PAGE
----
So when you say in #43 that it gets “more hilarious by the minute”, or how embarrassed you are for Holopupenko, or how ridiculous his distinction was, it really is embarrassing and ridiculous. You are just mistaken on the proper target for those words.

  55. Victoria says:

    @Fleegman
    getting back to one of your original challenges, regarding Biblical interpretation – if you are reallyinterested in learning what thoughtful students of Scripture do to understand and apply its message, I would recommend that you read this series
    http://bible.org/series/you-can-understand-bible-introduction-and-application-contextualtextual-method-biblical-inter. At least then you would have some idea of how it should be done and why. If you are interested, that is, in learning something of real Christianity 🙂

  56. BillT says:

    Fleegman,

    Have you ever read “The Abolition of Man”. I don’t suggest it as anything that would convince you of anything but it might give you some understanding of our perspective on this. It’s quite brief and straightforward.

  57. Fleegman says:

    @Bill

    Thanks for the suggestion. I read it on the way home, this evening.

    @Victoria

    Thank you also for the links; I’ve put them on my reading list.

  58. Fleegman says:

    @G.Rodrigues

    No, because “objective” does not mean “everyone think [thinks] the same painting was [is] beautiful”.

    So what does objective mean, when it comes to beauty?

    My inability to connect as it were, is just that, a personal inability, a defect in my sensibility. The absence or ruin that I see in the book is in my own eye.

    Isn’t it possible that it’s just a badly written book?

    instead of replying to it, feign an ironical humility, the ultimate irony being that you *really* do not understand it.

    Goodness me. You’re becoming more predictable with each post.

    In your previous post, you said:

    …it would seem that the experience of beauty is arbitrary and subjective in the sense that we are not experiencing anything objective in the world, but rather the mere accidental product of evolutionary brain hard-wiring.

    And yet you didn’t answer my question: “What does it mean to say a sunset is beautiful if there’s no one around to see it?”

    @Holopupenko

    it isn’t real beauty in the sense that robotic dogs aren’t just different in degree but in kind from real dogs. (Tom understood it @46… you’re still lost…)

    But since I’m not claiming beauty is objective, what am I not understanding about your point?

    If you had one single, solitary clue, you’d realize the term “beauty” is a transcendental…

    No argument, no substantiation, just emotional assertiveness because it fits your presuppositions.

    You WANT (because, really, it IS ALL ABOUT YOU)

    And I’m well on my way to “BINGO” on my “having a little chat with Holopupenko Bingo card.”

    You demand a sad, sorry, anemic, and very, very small vision of “beauty” to suit your personal emotional needs…

    I’m just “demanding” something other than a hand-wavey “…beauty is trancendental,” if anything.

    so that you can proudly impose your relativist cultural nonsense on crap that is so privated of (lacking in) beauty (rap)

    Ummm, where did I say rap was beautiful?

    …rap is crap, and objectively so–deal with it.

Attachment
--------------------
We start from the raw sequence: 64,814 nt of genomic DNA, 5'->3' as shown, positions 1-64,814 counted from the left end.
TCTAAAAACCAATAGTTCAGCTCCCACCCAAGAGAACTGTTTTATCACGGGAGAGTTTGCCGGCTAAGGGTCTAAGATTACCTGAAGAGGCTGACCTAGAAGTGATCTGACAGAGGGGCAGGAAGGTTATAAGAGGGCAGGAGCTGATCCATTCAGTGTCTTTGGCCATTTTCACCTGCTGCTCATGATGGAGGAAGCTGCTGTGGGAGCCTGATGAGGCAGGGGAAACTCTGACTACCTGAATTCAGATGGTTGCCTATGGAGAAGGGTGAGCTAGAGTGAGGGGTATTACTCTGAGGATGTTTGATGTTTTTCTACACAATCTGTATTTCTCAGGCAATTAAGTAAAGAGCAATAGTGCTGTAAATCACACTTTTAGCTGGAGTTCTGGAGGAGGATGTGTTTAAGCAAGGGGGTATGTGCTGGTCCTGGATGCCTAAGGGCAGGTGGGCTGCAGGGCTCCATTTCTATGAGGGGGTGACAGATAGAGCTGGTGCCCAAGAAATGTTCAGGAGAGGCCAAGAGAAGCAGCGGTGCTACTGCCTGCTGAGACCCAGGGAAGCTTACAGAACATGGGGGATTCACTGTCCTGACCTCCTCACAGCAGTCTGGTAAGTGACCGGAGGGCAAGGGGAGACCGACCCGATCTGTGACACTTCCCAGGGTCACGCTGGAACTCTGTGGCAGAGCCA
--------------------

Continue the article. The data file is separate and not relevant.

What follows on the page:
And, lo, Holopupenko spoke, and it was so…

    You are one of the ghosts in C.S. Lewis’ The Great Divorce and you argue and mock the truly real people because, again, it’s ALL ABOUT YOU

    I don’t need that square, anymore. Shame…

    …and your pouting, sniffling ways… whining like a little baby because reality–what a concept–HURTS

    Whining like a… Wha? Reality hurts? Wha? Maybe you should have a lie down, because I think you’re arguing with a caricature you’ve constructed in your bigoted, angry, hateful mind. And for the love of all that’s reasonable, step away from the caps-lock key.

    Of course there’s a subjective element to beauty. The problem is you–without displaying a gram of reasoning to support assertions–consider (oh so unscientifically) that the subjective is the ONLY element to beauty.

    You keep saying this, but you don’t offer any other elements of beauty. Maybe you can tell me what’s beautiful about a sunset if there’s no one around to see it?

    You find something ugly…and you elevate it in absolute terms to beauty because that’s the way YOU want it.

    Like what?

    Okay, then, play by your own reductionist rules: stop with the labels like “beauty”–be honest and use your univocal and limited language to call beauty a physical phenomenon and be done with it.

    I have never said otherwise.

    The problem is, you’re not brave enough to do that…

    Your reading comprehension really sucks. It reminds me of the other conversation we had about morality. You and many others kept demanding that I “admit” that I didn’t believe in an objective morality, when that had been my position all along.

    What I and others here do except is that you leave behind your cute little invisible friends like “beauty” and actually challenge your worldview and stop making categorical assertions that really expose your ignorance… and hatred and rage.

    Where is this hatred and rage of which you speak?

    For the record, Tom: I’m perfectly calm.

  59. SteveK says:

    Fleegman,

    “What does it mean to say a sunset is beautiful if there’s no one around to see it?”

    It means that’s the reality of the situation. It’s like 2+2=4 even if there’s no one around to do the math.

  60. G. Rodrigues says:

    @Fleegman:

    So what does objective mean, when it comes to beauty?

    The same thing as it does for Truth and Goodness (two other, wait for it… transcendentals). If there were no minds in the universe would 2 + 2 equal 5? Could a thing be and not be in the same respect and at the same time?

    Isn’t it possible that it’s just a badly written book?

    I did say “important and good books”, so I ruled that out.

    You’re becoming more predictable with each post.

    I know. It is one of my charming qualities.